“What room would Ben have picked?” Miles asked at breakfast the next day.
Ben loved blue, he would have picked blue for sure, but there was no blue room.
And then I knew the real reason we had a blue front door.
“Maybe mine,” I said. “Purple is closest to blue.”
“Maybe not to Ben,” Miles said, and he was right. You could never be sure how Ben would see things. He had his own kind of logic.
We were getting better at talking about Ben, but not much. Better because we did talk about him but also there was so much more to say and we were all still too fragile to say it.
After lunch I sat outside and I saw the boy on the bike ride by again, and he didn’t see me that time either. And he still had on the same clothes and he still looked happy.
Next day, same thing all over again. Boy, bike, clothes, happy.
In my family we never call people names because sometimes people used to call Ben names and we all hated that. When he was younger he didn’t notice so much, but when he was nine, the year he died, he noticed every single time. You’d see his eyes flicker. He’d take it in. And then who knew what he’d do with it. Or how it made him feel.
Here is something bad about me.
I call people names in my head sometimes.
I don’t do it to be mean.
I do it to label.
But I know names-to-label are bad too. Names-to-be-mean are worse, but both are bad.
Here’s the name I called the boy in my head:
“Look,” Miles said. “I found this in my closet.” He dragged something into the middle of my bedroom. Outside, the wind blew and the sky had gone dark. A thunderstorm was moving in.
It was a box of old board games.
“Remember,” I said, “you may play these games, but they will always be Wainwright board games.”
We spread the games out on the floor. Outside the trees went crazy. The storm was almost here.
“Your room is noisy,” Miles said.
“I know,” I said. “It’s the trees.”
“You could ask Mom to trade rooms,” Miles said.
But he knew I wouldn’t do that. He knew I wouldn’t ask Mom for anything I didn’t really, really need. We both tried to be good for her and she tried to be patient with us. Sometimes I thought of the three of us as pencils with the erasers scrubbed down to the end, and the next swipe across the paper would tear through the page and make a scree sound across the desk.
It turned out most of the games were missing parts. But there was a very old version of Life that had everything in it. We played a few rounds before we got bored.
“Is there anything else in your closet?” I asked Miles.
“A box of old dolls,” Miles said. “They’re all broken up. Arms and legs sticking out. Eyes that won’t close anymore.”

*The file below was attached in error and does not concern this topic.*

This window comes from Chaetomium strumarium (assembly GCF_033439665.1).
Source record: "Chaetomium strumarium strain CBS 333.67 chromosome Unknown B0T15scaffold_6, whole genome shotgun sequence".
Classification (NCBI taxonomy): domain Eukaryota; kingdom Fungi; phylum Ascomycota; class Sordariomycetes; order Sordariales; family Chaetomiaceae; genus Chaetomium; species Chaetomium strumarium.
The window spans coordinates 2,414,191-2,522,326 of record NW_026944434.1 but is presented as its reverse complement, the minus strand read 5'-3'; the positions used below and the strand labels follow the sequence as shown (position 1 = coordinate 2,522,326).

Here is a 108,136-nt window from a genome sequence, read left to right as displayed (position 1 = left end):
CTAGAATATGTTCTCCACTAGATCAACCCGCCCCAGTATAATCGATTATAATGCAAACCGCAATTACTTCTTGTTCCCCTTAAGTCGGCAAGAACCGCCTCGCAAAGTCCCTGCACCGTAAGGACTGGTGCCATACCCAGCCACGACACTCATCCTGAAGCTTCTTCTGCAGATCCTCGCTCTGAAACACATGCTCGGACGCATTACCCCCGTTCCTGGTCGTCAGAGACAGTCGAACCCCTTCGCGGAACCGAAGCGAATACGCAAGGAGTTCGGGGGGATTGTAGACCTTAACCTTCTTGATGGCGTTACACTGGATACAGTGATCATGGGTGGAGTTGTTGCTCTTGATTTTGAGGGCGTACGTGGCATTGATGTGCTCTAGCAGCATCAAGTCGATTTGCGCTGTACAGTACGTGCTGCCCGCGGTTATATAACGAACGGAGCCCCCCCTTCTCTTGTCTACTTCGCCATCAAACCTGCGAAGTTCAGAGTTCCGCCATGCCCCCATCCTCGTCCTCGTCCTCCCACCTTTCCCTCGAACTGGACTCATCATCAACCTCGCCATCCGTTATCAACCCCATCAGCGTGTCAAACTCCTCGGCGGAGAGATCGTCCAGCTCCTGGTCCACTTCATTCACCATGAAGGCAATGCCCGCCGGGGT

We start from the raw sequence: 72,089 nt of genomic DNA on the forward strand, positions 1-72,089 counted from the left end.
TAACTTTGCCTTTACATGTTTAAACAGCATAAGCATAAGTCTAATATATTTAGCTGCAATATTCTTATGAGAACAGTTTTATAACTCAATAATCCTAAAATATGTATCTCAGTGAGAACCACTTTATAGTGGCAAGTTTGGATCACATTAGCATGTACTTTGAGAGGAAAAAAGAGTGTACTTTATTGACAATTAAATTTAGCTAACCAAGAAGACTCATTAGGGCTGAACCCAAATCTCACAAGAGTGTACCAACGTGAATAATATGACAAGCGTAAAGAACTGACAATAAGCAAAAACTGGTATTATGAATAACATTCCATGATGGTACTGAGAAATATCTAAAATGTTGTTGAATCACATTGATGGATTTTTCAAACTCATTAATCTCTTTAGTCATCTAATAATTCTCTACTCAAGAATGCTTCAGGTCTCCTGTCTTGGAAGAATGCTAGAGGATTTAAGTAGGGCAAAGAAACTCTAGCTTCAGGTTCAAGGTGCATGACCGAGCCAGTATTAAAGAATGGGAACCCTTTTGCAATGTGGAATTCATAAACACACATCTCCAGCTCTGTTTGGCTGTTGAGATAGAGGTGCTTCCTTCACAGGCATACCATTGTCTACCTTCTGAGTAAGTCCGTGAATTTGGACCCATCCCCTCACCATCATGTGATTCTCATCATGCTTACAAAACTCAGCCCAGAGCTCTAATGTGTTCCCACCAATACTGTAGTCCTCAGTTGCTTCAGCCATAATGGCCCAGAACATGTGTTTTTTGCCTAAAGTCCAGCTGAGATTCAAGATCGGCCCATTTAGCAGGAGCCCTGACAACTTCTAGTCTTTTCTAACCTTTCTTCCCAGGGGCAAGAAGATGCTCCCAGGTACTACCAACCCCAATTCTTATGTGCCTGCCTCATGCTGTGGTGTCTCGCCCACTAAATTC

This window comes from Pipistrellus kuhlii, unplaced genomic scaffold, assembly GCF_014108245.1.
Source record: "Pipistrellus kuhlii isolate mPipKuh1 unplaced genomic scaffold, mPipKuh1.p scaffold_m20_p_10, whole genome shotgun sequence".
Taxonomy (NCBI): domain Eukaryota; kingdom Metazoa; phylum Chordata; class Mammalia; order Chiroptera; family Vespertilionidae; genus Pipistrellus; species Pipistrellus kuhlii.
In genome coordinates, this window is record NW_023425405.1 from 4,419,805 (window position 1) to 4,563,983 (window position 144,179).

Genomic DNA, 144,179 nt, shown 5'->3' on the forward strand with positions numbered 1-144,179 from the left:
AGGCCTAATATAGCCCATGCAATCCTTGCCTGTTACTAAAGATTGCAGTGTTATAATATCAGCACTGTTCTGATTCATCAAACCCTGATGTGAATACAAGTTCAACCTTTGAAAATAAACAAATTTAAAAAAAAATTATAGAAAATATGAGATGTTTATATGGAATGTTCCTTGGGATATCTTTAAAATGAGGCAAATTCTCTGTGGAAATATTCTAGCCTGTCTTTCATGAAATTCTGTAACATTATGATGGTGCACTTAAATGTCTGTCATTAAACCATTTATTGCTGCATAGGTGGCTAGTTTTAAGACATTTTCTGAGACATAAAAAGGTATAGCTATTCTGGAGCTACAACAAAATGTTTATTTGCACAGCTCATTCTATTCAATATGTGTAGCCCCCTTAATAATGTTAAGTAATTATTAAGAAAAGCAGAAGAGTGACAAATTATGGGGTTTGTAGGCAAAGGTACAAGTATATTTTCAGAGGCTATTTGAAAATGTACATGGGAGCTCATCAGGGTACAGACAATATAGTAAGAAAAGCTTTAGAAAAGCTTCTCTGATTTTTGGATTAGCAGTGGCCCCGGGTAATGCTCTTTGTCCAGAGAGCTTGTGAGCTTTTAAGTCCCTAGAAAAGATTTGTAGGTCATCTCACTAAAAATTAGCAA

“Are you serious?”
“No,” he said. “There’s only a box of old clothes. Like dress-up clothes. And some shoes. The shoes are gross. They’re all curly.”
“Show me,” I said.
He was right. The shoes were disgusting. They looked like elf shoes, twisted up and pointy. And the dress-up clothes smelled musty. They all seemed like they were from our parents’ era, except one shiny blue dress that was fancier than the rest and probably older. It had fur on the cuffs and the collar. I couldn’t tell if the fur was real or fake. I hung that dress up in Miles’s closet so it wouldn’t be so wrinkled. It was kind of pretty.
“Want to walk to the gas station and get a Fireball?” Miles asked when I was done.
Miles was into Fireballs, the huge red kind that you get at convenience stores. Tears ran down his face while he ate them because he couldn’t stand how hot they were but he wanted to suck all the way through one without stopping by the end of the summer. Since the house was in the middle of town, we didn’t have to walk far to get to a gas station, which meant that Miles had learned quickly about every kind of cheap candy, like Lemonheads and Necco Wafers and gum shredded to look like tobacco. My mom wouldn’t let him get the gum, or the candy cigarettes.
I liked Lemonheads best. They were so sour they made my nose sweat.
“It’s raining,” I said.
“It doesn’t matter,” Miles said. “The rain will feel good.”
I decided to stay put.
I stayed put a lot, ever since last summer. My mom worried about it because she thought it meant that I was afraid to go out, because of what happened to my dad and Ben.
I walked over and opened the window. Even with the wind. Even with the rain. I felt like I might as well let all that sound surround me. I curled up on the bed and waited to see if the house would look at me again.
The black thing came back. This time, in the daylight, I could see what it was.
It was a bird.
It was a vulture.
I had never seen one up close but I recognized it from movies. Or TV. I wasn’t sure how I knew, but I did.
It looked at me. It probably wasn’t used to anyone living in my room, because no one had for a while. It watched me and the house watched me.
If the vulture wanted, it could fly right inside.
“I’m not afraid of you,” I whispered.
It cocked its ugly red head.
It knew I lied.